Another example of Rothman's flexibility has to do with multitasking. In the study noted above, Rothman shows that multitasking is inefficient. In the hiring process, however, she suggests exploring that subject with applicants to find out how well their working styles mesh with the company's. If the company believes in multitasking, regardless of how inefficient it is, then make willingness to multitask a qualification of the job.

Despite Rothman's emphasis on tailoring each hiring project to the specific situation, she does provide an end-to-end procedure for acquiring and keeping good workers. Rothman lays out the tasks and the issues, then addresses actual situations that may arise. She covers the entire subject thoroughly.

In the July/August 2003 Micro Review, I reviewed Waltzing With Bears -- Managing Risk on Software Projects by Tom DeMarco & Timothy Lister. That book made me much more sensitive to risk management issues than I once was. As a result, I'm especially happy to see that Rothman addresses risks, contingency planning, and mitigation actions in the hiring process. For example, she includes a helpful discussion of what to do if you can't find the right person for the job.

If you are a hiring manager in a high tech field, you must read this book.  

Radiant Cool -- A Novel Theory of Consciousness by Dan Lloyd (Bradford/MIT, Cambridge MA, 2003, 386pp, ISBN 0-262-62193-2,, $14.95)

Over the years, I have reviewed a number of books that deal with human consciousness. The most notable of these is Daniel Dennett's Consciousness Explained (Micro Review, April 1992). On the back cover of Lloyd's book, Dennett says:
I had dreamed of writing a book like this someday, and Lloyd has done it, taking us backstage and explaining how the brain plays its tricks creating the benign illusions of consciousness.
As Lloyd hints in the subtitle to the book, he has built his argument around a novel, a mystery in the film noir style. His hardboiled detective is Miranda Sharpe, a graduate student in philosophy, who investigates the disappearance of her thesis advisor. This leads her to Dan Lloyd -- the author turned protagonist -- who helps her discover a virus designed to modify all of the worlds computers. The modification replaces pointers to websites dealing with consciousness and phenomenology with pointers to exact duplicates of those sites.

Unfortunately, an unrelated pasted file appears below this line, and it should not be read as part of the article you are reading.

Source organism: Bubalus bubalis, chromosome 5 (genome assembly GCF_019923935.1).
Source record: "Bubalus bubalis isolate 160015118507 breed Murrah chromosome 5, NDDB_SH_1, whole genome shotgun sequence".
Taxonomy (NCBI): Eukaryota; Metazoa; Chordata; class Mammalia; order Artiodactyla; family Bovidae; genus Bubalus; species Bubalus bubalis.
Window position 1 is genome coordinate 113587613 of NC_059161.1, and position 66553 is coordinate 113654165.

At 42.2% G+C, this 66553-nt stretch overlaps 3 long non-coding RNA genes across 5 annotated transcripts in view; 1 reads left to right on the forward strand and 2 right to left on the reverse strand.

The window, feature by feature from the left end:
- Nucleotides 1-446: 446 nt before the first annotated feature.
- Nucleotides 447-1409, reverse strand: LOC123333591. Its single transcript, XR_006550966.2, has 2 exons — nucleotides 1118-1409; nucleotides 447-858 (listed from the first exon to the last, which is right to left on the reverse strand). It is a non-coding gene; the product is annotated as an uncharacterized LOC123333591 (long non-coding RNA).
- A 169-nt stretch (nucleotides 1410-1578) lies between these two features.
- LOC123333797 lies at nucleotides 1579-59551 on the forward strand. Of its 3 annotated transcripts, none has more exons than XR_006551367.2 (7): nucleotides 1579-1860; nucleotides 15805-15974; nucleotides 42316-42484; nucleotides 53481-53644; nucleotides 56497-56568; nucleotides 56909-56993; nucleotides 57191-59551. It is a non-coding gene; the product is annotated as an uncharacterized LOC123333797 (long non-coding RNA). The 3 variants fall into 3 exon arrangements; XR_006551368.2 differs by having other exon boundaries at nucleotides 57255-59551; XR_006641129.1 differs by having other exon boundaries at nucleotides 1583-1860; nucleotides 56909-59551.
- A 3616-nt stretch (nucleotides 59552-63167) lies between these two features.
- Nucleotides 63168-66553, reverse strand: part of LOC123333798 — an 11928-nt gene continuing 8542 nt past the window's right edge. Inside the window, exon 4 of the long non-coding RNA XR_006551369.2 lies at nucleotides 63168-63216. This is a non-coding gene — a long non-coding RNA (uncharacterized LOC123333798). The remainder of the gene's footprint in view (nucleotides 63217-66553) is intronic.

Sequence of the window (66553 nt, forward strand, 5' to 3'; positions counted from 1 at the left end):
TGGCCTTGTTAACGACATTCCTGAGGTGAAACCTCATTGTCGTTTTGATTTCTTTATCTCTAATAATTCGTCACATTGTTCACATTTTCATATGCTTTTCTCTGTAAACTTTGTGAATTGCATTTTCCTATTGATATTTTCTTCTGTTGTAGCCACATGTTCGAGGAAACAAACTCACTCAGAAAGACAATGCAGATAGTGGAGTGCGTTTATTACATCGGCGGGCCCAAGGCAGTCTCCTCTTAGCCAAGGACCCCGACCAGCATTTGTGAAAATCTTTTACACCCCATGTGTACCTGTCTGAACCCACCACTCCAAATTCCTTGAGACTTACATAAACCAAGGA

The novel provides the underlying examples that help explain Lloyd's theory of consciousness. But Lloyd largely avoids the trap that most didactic novels fall into. He doesn't stop to explain everything. Instead, he divides the book into the novel, told from Miranda's point of view, and his own philosophical essay. This allows the novel to move quickly. It is, in fact, a real page turner.

One of the delightful aspects of the novel is Lloyd's frequent use of allusions and unexpected connections. This ultimately ties in with Lloyd's theory, but it also makes the book fun to read. For example, at one point a famous but shallow self-help expert engages in a consultation in which she sounds exactly like Joseph Weizenbaum's famous 1966 computer program, Eliza, the therapist. At another point, in the midst of a farcical climactic encounter, there is a knock at the door and Lloyd says "That'll be the Car Talk guys." You'll have to read the book to see why that line is so funny. And I haven't even mentioned Boris Badenov.

When it comes to Lloyd's theory, the book is no longer a page turner. Perhaps an example from popular fiction can help to explain the problem Lloyd is trying to address. In the Harry Potter books by J K Rowling, the world's preeminent wizard, Albus Dumbledore, is headmaster of Hogwarts, the wizarding school that Harry attends. Dumbledore has a storage device, called a pensieve, for his thoughts. He places his wand tip into his hair, and when he draws it out, wisps of thought adhere to it like threads. He places them into the pensieve, where he can sort them and access them.